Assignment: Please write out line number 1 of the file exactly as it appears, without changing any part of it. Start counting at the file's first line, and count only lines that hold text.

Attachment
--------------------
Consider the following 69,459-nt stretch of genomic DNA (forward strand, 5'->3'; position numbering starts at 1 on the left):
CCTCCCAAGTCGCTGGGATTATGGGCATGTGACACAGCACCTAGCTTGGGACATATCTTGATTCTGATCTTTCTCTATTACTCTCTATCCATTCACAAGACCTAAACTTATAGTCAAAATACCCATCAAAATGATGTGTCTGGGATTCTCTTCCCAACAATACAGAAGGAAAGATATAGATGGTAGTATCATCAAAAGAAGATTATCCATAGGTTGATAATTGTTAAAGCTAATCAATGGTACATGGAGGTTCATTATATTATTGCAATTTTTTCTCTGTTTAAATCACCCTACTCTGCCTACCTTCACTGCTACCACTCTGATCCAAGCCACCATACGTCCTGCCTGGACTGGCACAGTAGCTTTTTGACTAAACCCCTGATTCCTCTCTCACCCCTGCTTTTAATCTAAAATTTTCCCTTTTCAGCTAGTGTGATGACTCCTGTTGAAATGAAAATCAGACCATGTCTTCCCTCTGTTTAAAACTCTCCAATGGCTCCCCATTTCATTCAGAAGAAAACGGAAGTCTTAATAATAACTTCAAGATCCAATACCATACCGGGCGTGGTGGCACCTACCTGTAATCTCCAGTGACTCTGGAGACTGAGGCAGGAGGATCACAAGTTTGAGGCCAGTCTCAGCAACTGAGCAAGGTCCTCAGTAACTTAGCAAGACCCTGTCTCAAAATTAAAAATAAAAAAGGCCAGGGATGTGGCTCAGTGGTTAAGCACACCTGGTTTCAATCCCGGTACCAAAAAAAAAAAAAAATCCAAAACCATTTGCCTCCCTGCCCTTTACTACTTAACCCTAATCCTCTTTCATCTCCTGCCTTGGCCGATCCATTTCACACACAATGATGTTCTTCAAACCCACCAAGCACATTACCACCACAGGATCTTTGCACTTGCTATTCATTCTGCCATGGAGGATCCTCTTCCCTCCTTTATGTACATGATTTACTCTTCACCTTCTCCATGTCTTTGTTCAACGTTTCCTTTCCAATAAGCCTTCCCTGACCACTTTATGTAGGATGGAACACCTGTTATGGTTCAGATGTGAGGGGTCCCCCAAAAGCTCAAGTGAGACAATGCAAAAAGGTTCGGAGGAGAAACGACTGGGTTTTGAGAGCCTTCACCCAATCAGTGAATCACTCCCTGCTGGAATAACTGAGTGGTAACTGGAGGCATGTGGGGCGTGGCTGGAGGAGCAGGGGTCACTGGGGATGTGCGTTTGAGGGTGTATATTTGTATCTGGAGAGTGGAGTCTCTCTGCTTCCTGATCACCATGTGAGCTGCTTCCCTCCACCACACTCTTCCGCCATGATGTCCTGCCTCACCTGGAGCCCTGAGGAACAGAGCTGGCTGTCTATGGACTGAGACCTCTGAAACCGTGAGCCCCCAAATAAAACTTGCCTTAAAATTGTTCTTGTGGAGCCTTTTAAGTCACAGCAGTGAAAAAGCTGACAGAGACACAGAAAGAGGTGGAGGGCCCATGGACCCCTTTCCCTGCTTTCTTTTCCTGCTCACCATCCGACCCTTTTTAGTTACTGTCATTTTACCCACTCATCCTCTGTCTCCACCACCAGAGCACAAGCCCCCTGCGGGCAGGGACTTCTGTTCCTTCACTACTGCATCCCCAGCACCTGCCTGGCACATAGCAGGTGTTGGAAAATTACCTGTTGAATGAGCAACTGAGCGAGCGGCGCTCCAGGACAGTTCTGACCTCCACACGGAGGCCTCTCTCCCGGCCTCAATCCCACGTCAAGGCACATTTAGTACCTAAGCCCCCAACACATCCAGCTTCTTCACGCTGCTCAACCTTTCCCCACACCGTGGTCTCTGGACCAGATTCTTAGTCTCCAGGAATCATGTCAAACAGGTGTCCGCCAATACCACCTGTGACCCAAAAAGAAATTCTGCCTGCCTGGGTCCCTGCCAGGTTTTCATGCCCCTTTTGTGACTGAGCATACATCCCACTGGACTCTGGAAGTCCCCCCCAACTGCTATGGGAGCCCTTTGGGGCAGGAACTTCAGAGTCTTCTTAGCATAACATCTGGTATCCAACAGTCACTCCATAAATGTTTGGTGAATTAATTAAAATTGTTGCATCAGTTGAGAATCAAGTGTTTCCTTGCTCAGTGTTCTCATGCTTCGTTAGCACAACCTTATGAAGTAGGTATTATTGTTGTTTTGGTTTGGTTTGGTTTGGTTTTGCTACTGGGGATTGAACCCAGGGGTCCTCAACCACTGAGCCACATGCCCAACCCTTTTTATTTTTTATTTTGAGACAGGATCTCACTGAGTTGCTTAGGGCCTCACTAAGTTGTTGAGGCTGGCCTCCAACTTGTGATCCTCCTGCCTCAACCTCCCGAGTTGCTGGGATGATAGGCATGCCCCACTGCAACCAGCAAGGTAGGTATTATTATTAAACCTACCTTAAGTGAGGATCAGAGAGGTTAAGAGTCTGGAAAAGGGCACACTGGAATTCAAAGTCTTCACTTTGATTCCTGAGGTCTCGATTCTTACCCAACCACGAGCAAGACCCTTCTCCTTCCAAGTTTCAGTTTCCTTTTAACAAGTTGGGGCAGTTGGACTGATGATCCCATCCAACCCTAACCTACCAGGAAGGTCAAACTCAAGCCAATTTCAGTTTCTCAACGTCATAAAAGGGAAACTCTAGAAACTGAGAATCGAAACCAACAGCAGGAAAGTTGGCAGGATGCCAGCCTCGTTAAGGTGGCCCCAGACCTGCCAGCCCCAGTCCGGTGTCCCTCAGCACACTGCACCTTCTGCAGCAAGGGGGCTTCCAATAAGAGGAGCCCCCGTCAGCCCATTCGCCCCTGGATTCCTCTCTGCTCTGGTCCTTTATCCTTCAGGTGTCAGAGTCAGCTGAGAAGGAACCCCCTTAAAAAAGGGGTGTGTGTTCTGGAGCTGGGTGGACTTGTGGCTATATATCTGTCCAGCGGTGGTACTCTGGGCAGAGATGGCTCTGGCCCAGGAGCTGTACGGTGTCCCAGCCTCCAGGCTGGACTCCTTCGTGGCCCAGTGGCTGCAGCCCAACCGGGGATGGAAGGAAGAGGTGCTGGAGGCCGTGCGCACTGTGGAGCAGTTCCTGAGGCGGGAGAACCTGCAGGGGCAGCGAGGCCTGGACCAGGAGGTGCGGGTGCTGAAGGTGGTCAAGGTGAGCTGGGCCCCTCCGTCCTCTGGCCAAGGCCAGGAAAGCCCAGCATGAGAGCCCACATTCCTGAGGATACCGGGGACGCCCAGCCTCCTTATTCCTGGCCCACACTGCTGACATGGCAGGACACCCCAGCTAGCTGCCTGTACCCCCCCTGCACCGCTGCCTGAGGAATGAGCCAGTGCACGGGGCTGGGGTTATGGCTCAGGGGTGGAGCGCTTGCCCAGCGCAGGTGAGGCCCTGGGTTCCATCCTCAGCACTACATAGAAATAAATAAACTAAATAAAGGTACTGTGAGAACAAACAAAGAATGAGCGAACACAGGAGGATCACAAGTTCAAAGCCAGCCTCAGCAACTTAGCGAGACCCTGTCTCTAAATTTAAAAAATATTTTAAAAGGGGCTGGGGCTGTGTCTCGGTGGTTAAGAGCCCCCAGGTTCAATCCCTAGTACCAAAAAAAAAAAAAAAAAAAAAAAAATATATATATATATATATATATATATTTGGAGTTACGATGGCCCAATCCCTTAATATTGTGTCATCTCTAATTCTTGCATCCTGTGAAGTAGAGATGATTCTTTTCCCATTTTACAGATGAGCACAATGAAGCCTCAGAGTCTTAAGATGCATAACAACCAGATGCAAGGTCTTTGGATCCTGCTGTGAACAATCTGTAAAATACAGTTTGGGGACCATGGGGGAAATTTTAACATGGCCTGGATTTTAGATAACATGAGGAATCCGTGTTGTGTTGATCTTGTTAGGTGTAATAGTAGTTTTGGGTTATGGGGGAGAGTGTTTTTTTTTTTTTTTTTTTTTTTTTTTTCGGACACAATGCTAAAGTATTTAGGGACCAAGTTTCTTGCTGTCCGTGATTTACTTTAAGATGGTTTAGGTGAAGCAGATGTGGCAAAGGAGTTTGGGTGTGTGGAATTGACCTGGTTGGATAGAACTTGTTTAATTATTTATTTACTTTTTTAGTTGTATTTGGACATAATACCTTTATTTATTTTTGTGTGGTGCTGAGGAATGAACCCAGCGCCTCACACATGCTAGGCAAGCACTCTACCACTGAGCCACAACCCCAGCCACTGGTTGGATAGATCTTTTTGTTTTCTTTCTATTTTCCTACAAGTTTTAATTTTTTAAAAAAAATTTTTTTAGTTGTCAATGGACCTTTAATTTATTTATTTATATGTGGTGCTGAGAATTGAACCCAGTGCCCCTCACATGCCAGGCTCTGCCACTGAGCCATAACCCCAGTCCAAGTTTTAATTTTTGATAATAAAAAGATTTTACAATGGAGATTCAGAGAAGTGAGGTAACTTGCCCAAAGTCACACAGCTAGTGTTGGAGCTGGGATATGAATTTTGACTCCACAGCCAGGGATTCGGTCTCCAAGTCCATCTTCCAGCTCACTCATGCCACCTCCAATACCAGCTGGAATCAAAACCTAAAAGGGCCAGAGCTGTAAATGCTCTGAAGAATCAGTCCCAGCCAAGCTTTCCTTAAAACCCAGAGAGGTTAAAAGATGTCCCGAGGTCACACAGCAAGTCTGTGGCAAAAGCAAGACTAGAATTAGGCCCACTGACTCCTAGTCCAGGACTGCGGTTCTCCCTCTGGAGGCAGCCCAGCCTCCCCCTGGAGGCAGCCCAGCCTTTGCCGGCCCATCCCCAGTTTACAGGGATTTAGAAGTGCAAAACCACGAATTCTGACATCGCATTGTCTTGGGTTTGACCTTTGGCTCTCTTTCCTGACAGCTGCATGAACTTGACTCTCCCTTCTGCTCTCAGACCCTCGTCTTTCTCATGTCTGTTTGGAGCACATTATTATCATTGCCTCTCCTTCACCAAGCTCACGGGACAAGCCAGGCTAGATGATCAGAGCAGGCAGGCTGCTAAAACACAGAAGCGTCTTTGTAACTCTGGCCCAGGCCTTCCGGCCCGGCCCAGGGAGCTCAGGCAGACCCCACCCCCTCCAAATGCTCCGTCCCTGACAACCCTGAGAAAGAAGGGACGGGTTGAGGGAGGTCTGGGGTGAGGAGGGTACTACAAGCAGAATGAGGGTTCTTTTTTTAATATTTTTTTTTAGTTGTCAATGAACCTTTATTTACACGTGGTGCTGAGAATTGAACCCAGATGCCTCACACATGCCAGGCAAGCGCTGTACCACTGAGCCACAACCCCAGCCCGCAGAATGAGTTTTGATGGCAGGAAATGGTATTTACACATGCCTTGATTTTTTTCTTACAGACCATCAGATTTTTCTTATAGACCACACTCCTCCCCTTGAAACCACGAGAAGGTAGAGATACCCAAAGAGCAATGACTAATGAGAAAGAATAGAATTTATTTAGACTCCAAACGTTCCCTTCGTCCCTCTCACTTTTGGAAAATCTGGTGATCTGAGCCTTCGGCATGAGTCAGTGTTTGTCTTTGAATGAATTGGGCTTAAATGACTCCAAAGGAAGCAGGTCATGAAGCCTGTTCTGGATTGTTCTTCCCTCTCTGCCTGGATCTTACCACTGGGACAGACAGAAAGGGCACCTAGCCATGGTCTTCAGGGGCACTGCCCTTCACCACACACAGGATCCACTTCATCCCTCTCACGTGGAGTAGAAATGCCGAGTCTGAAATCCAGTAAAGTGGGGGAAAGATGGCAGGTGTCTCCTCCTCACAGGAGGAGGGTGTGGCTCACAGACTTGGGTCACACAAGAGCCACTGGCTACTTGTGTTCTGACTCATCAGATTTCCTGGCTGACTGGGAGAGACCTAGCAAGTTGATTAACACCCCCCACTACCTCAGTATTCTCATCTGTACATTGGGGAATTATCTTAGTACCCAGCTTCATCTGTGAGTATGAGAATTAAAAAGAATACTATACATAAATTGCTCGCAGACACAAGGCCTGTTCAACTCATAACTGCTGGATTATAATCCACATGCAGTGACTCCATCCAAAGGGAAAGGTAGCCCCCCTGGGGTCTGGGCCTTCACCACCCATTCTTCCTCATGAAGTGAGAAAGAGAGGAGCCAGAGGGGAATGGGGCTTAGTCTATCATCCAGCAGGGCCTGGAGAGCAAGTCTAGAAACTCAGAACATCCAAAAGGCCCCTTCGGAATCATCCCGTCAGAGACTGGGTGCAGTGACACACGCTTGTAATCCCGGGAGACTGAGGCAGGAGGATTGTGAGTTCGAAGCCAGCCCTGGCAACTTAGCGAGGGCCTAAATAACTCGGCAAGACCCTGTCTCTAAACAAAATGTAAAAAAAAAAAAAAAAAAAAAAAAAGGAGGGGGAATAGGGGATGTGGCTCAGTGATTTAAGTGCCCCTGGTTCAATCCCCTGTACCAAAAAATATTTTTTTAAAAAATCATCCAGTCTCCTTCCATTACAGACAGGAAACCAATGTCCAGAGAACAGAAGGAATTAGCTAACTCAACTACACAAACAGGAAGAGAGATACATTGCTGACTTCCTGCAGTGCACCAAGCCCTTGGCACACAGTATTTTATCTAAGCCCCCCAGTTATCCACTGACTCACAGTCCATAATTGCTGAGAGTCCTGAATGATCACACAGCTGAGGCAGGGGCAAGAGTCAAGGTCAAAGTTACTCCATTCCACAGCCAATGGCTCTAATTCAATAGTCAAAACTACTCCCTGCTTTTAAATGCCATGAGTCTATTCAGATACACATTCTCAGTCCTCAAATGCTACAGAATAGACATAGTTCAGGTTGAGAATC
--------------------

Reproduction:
Consider the following 69,459-nt stretch of genomic DNA (forward strand, 5'->3'; position numbering starts at 1 on the left):